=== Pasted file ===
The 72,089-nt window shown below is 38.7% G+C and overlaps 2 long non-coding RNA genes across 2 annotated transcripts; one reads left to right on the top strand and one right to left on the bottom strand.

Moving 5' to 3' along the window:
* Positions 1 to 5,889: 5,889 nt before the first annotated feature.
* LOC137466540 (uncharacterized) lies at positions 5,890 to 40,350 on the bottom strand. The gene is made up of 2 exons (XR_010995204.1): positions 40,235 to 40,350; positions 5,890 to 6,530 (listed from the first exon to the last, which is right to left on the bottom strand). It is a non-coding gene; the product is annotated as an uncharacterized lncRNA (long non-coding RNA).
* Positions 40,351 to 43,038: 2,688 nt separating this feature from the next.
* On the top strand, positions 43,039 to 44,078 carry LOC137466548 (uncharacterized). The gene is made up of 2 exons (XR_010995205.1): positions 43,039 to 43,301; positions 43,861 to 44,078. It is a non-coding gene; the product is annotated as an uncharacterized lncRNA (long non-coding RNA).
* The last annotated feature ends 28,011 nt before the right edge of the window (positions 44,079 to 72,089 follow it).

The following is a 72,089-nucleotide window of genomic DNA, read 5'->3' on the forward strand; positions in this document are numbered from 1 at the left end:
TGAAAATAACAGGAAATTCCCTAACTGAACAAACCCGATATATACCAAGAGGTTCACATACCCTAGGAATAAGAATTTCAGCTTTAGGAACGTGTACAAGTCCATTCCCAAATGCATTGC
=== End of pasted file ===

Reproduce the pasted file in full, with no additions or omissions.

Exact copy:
The 72,089-nt window shown below is 38.7% G+C and overlaps 2 long non-coding RNA genes across 2 annotated transcripts; one reads left to right on the top strand and one right to left on the bottom strand.

Moving 5' to 3' along the window:
* Positions 1 to 5,889: 5,889 nt before the first annotated feature.
* LOC137466540 (uncharacterized) lies at positions 5,890 to 40,350 on the bottom strand. The gene is made up of 2 exons (XR_010995204.1): positions 40,235 to 40,350; positions 5,890 to 6,530 (listed from the first exon to the last, which is right to left on the bottom strand). It is a non-coding gene; the product is annotated as an uncharacterized lncRNA (long non-coding RNA).
* Positions 40,351 to 43,038: 2,688 nt separating this feature from the next.
* On the top strand, positions 43,039 to 44,078 carry LOC137466548 (uncharacterized). The gene is made up of 2 exons (XR_010995205.1): positions 43,039 to 43,301; positions 43,861 to 44,078. It is a non-coding gene; the product is annotated as an uncharacterized lncRNA (long non-coding RNA).
* The last annotated feature ends 28,011 nt before the right edge of the window (positions 44,079 to 72,089 follow it).

The following is a 72,089-nucleotide window of genomic DNA, read 5'->3' on the forward strand; positions in this document are numbered from 1 at the left end:
TGAAAATAACAGGAAATTCCCTAACTGAACAAACCCGATATATACCAAGAGGTTCACATACCCTAGGAATAAGAATTTCAGCTTTAGGAACGTGTACAAGTCCATTCCCAAATGCATTGC